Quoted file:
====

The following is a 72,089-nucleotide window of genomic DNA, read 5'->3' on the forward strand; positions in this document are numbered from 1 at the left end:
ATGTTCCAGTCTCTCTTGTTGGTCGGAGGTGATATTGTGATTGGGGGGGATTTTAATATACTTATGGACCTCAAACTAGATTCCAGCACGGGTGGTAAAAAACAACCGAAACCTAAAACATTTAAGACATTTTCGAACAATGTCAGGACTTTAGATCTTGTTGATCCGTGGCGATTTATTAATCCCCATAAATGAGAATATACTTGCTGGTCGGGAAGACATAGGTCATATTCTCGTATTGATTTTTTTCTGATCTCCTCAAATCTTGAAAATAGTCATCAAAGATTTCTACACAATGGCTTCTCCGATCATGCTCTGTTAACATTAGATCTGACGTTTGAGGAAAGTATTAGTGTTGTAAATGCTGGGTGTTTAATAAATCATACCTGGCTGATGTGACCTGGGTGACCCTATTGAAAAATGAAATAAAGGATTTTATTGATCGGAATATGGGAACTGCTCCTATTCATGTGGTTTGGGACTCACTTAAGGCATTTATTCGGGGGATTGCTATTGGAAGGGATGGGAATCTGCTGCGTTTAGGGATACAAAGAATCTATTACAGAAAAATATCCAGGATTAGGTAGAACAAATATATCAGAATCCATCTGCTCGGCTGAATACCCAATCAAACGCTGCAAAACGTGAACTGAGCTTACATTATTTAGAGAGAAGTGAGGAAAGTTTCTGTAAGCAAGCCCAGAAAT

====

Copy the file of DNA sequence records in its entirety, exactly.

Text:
The following is a 72,089-nucleotide window of genomic DNA, read 5'->3' on the forward strand; positions in this document are numbered from 1 at the left end:
ATGTTCCAGTCTCTCTTGTTGGTCGGAGGTGATATTGTGATTGGGGGGGATTTTAATATACTTATGGACCTCAAACTAGATTCCAGCACGGGTGGTAAAAAACAACCGAAACCTAAAACATTTAAGACATTTTCGAACAATGTCAGGACTTTAGATCTTGTTGATCCGTGGCGATTTATTAATCCCCATAAATGAGAATATACTTGCTGGTCGGGAAGACATAGGTCATATTCTCGTATTGATTTTTTTCTGATCTCCTCAAATCTTGAAAATAGTCATCAAAGATTTCTACACAATGGCTTCTCCGATCATGCTCTGTTAACATTAGATCTGACGTTTGAGGAAAGTATTAGTGTTGTAAATGCTGGGTGTTTAATAAATCATACCTGGCTGATGTGACCTGGGTGACCCTATTGAAAAATGAAATAAAGGATTTTATTGATCGGAATATGGGAACTGCTCCTATTCATGTGGTTTGGGACTCACTTAAGGCATTTATTCGGGGGATTGCTATTGGAAGGGATGGGAATCTGCTGCGTTTAGGGATACAAAGAATCTATTACAGAAAAATATCCAGGATTAGGTAGAACAAATATATCAGAATCCATCTGCTCGGCTGAATACCCAATCAAACGCTGCAAAACGTGAACTGAGCTTACATTATTTAGAGAGAAGTGAGGAAAGTTTCTGTAAGCAAGCCCAGAAAT